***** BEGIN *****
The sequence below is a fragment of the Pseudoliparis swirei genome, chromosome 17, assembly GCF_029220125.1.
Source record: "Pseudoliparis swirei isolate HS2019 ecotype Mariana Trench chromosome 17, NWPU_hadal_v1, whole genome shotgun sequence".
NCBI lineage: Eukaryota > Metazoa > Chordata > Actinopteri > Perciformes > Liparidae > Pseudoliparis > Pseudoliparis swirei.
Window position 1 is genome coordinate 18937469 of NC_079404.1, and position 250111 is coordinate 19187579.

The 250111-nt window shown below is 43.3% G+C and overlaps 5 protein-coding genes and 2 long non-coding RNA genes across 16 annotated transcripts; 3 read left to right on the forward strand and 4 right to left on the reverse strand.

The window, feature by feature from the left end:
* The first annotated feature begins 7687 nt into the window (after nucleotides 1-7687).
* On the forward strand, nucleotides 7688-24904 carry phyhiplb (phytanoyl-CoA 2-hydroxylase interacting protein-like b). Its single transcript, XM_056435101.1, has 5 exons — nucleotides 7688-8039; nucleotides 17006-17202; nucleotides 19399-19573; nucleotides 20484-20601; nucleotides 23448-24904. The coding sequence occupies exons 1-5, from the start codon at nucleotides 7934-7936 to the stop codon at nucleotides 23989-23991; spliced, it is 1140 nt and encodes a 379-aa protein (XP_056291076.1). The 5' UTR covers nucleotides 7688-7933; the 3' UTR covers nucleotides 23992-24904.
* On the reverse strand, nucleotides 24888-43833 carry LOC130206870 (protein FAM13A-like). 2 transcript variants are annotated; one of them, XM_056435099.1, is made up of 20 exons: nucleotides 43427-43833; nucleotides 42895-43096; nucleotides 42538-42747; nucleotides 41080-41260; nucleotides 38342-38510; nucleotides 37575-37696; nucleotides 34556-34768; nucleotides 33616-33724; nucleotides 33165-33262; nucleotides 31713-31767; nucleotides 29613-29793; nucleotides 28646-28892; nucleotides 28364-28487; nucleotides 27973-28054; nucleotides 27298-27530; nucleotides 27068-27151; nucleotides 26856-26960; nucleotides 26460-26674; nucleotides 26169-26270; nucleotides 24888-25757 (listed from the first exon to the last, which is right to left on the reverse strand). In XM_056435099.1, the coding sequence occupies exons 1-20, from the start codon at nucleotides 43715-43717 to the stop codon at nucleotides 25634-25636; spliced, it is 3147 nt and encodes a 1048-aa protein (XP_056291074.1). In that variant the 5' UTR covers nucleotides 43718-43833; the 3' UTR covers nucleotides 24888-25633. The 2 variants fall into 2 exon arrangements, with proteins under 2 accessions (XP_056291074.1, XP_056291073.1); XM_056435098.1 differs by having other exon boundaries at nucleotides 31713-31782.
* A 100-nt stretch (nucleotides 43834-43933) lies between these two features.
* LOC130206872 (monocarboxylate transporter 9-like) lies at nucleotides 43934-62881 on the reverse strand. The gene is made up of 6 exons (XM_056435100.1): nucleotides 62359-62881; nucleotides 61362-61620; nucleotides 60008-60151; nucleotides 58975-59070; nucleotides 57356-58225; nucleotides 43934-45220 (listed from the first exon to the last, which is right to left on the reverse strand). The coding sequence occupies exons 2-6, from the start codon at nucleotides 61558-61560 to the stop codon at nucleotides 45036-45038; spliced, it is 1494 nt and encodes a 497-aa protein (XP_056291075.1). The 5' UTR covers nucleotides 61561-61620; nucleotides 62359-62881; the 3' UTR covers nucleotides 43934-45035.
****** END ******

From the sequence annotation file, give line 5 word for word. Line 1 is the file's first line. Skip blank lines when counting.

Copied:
The 250111-nt window shown below is 43.3% G+C and overlaps 5 protein-coding genes and 2 long non-coding RNA genes across 16 annotated transcripts; 3 read left to right on the forward strand and 4 right to left on the reverse strand.